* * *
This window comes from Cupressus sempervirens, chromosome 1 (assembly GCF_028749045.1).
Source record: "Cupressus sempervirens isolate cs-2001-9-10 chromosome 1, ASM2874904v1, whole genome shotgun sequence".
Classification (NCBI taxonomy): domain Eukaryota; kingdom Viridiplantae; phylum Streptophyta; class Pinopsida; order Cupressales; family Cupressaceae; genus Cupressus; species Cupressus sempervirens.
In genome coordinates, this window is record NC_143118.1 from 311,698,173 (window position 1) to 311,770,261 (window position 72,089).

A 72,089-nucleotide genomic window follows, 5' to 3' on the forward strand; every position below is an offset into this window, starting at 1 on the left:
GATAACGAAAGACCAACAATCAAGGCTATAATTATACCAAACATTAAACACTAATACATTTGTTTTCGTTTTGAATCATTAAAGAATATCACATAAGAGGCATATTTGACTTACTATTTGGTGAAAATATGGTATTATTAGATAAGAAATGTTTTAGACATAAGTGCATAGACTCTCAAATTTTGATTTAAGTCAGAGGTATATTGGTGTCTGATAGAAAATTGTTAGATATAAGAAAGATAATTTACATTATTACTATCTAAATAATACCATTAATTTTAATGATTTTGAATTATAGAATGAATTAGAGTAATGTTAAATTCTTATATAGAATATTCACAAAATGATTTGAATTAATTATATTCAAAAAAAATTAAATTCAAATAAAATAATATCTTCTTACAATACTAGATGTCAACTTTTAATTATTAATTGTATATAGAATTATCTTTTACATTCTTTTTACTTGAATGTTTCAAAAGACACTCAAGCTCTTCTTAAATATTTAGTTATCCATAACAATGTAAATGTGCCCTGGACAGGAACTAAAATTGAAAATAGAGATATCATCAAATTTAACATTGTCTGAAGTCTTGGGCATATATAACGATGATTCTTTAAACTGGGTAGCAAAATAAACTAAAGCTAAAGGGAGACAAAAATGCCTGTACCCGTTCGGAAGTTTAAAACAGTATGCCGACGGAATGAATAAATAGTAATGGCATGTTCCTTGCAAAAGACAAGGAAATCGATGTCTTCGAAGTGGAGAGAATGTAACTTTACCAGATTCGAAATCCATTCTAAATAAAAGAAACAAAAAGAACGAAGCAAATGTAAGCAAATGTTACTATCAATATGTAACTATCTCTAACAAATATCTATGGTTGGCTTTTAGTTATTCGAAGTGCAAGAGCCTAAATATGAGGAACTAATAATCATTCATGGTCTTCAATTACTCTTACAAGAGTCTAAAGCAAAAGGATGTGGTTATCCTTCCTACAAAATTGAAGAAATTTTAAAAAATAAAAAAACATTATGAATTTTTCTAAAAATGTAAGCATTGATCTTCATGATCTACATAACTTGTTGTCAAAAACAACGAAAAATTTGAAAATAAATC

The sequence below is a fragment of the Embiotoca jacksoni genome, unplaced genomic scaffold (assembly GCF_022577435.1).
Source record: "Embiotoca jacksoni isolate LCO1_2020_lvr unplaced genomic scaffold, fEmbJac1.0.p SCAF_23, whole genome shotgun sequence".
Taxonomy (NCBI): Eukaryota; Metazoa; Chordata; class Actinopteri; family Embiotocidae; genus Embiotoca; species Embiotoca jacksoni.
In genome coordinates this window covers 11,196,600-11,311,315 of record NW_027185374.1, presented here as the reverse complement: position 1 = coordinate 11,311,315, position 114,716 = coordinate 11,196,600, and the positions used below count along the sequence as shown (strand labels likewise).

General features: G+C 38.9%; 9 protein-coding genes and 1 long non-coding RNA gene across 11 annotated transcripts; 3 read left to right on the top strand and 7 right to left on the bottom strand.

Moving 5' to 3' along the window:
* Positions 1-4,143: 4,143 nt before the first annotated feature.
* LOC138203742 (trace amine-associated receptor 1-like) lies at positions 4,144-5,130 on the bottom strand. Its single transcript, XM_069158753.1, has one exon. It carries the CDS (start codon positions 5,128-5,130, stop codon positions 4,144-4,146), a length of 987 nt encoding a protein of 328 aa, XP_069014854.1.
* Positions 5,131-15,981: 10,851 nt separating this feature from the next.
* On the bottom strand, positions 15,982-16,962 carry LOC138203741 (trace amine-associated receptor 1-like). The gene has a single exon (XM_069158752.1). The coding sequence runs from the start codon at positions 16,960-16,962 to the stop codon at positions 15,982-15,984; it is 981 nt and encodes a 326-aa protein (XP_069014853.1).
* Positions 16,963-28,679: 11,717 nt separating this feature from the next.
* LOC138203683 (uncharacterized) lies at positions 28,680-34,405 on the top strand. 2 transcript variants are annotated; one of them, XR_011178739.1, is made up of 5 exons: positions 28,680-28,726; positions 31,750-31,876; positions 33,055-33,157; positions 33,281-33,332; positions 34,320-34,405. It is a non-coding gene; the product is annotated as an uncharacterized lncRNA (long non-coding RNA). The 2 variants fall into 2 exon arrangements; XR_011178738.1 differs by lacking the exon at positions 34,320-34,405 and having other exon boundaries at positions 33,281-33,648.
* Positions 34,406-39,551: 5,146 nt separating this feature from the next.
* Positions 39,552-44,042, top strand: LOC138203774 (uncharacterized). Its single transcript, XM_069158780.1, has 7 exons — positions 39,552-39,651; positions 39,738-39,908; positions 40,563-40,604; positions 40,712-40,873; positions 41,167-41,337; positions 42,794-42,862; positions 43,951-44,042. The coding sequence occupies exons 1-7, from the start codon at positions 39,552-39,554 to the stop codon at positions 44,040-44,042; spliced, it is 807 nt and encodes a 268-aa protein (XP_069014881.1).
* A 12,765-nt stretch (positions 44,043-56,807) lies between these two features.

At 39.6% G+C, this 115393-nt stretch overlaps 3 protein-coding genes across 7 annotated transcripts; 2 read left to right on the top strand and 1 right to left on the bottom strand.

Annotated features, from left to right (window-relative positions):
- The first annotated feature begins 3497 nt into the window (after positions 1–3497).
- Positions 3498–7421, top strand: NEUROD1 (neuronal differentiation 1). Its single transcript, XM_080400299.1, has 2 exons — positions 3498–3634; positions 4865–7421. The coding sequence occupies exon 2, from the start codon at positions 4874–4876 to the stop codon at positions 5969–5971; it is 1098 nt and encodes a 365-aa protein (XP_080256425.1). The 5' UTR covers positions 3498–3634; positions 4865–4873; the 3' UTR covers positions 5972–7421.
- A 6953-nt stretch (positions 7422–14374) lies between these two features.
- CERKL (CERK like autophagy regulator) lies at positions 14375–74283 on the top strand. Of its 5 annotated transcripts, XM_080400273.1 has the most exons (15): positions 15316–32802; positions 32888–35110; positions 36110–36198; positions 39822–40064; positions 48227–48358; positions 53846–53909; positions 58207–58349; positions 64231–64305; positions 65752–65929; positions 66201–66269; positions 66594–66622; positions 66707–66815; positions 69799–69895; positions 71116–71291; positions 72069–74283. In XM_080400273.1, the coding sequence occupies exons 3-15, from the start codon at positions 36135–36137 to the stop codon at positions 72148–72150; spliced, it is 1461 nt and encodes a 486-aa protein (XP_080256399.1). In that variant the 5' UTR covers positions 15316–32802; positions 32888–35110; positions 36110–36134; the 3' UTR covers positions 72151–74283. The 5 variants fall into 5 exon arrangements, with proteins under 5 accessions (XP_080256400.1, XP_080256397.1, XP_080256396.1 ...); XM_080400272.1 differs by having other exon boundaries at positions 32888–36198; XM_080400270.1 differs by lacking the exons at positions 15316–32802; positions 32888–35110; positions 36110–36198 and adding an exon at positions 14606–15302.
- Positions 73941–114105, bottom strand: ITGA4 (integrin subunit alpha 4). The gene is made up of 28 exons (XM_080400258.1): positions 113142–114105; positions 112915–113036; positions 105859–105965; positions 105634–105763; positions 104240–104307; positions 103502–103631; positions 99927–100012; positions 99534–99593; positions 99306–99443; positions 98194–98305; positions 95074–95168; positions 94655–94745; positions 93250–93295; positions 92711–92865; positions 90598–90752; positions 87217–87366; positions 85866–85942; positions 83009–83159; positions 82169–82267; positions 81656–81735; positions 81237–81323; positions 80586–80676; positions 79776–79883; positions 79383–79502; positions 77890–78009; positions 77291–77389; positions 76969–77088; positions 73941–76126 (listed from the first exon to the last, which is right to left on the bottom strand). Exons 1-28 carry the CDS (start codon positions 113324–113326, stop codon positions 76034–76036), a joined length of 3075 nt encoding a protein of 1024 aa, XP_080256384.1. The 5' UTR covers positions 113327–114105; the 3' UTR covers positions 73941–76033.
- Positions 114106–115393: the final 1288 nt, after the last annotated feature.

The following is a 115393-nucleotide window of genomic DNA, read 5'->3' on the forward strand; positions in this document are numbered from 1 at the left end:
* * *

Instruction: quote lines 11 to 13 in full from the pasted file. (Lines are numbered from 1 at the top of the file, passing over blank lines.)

General features: G+C 38.9%; 9 protein-coding genes and 1 long non-coding RNA gene across 11 annotated transcripts; 3 read left to right on the top strand and 7 right to left on the bottom strand.

Moving 5' to 3' along the window:
* Positions 1-4,143: 4,143 nt before the first annotated feature.